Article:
The Government has restated its commitment to defending freedom of religion and belief around the globe.
Christian MP Jim Shannon used a parliamentary debate to ask Foreign Office Minister Nigel Adams MP how the Government was implementing the recommendations of the Truro report.
Published last year, the report found that the persecution of Christians is so extreme it amounts to genocide in some parts of the world. It called on the Government to sanction countries that persecute Christians and introduce mandatory religious literacy training for Foreign Office staff.
During the debate, Peter Grant MP said: “There can be no let-up in international efforts to safeguard freedom of religion and to prevent the persecution of religious minorities anywhere”.
Fabian Hamilton MP pointed out that 260 million Christians worldwide face high levels of persecution for their beliefs in 2020, 15 million more than last year.
Hamilton cited information by Christian charity Open Doors, saying eleven countries now have “extreme” levels of Christian persecution. In 2014, persecution was only considered extreme in North Korea.
Shannon also drew attention to North East Nigeria, where approximately 1,000 Christians have been killed since January 2019.
Nigel Adams responded by assuring the MPs of the Government’s “unwavering commitment to freedom of religion or belief”, and said the Government will “defend the right of freedom of religion or belief for everyone, everywhere”.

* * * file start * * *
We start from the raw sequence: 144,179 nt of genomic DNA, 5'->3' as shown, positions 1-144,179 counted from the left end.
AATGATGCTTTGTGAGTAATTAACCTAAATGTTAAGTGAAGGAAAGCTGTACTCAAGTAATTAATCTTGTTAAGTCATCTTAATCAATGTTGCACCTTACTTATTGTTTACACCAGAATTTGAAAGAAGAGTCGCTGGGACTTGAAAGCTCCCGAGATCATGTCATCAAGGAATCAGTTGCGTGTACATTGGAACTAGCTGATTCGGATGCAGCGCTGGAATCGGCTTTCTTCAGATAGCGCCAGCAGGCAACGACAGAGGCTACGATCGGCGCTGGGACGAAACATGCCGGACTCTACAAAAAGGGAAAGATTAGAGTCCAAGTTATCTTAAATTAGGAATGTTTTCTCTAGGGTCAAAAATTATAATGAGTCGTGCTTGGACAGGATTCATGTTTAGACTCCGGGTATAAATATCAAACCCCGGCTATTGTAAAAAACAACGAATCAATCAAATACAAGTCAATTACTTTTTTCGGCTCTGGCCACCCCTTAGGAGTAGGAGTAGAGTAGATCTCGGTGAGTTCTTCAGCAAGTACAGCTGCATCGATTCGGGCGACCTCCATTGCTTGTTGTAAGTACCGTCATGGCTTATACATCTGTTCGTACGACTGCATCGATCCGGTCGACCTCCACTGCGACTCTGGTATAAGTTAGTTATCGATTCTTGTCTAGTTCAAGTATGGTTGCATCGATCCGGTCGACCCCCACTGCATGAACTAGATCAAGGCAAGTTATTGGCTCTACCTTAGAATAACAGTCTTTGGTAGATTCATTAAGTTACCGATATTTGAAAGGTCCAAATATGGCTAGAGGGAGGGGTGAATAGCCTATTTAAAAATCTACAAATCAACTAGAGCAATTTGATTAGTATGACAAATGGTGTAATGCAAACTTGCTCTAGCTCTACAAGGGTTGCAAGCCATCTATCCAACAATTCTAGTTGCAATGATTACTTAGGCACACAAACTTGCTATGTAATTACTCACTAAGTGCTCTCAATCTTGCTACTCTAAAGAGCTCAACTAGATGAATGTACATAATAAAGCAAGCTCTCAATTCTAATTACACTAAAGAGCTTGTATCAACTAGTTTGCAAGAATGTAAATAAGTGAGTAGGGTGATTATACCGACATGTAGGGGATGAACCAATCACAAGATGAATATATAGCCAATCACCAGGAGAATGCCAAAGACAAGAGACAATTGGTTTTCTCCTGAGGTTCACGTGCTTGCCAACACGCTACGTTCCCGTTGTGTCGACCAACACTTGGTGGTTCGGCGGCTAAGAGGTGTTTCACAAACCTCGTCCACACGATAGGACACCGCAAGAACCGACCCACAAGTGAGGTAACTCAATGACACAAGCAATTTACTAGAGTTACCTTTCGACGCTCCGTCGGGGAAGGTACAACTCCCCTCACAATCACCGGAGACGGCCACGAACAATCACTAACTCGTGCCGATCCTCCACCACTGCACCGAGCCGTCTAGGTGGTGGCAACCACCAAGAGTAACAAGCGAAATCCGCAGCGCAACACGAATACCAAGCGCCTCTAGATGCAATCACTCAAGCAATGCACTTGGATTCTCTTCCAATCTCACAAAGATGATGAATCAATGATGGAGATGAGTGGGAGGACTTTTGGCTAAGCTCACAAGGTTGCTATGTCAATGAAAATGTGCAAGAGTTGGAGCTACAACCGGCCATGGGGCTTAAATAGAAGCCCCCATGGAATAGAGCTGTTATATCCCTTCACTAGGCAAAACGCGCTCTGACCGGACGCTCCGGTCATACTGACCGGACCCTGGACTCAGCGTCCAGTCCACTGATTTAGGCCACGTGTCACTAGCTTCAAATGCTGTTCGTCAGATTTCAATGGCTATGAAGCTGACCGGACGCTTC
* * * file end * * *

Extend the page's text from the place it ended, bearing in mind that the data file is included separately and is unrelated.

The Minister reaffirmed the Government’s promise to implement all 22 recommendations of the Truro review into global Christian persecution.
The Lord is my strength and my defence; he has become my salvation.
He said work is underway to introduce mandatory religious literacy training for all Government staff, one of the recommendations.
The debate was closed by Shannon, who quoted Psalm 118:13-14: “I was pushed back so hard I was falling, but the Lord helped me. The Lord is my strength and my defence; he has become my salvation.”
Earlier this month, the UK urged the UN Human Rights Council (UNHRC) to do more to defend freedom of religion and belief.
The International Ambassador for Human Rights, Rita French, said the UK was “deeply concerned” about levels of persecution and that UNHRC cooperation was “the best way to achieve real, positive impact”.
Ambassador French said: “We remain deeply concerned about global levels of intolerance, discrimination, and persecution of, and violence against, people because of their religion or belief”.
“Freedom of thought, conscience, religion or belief must be defended, and we believe that working together is the best way to achieve real, positive impact in guaranteeing the rights of all faith or belief communities around the world.”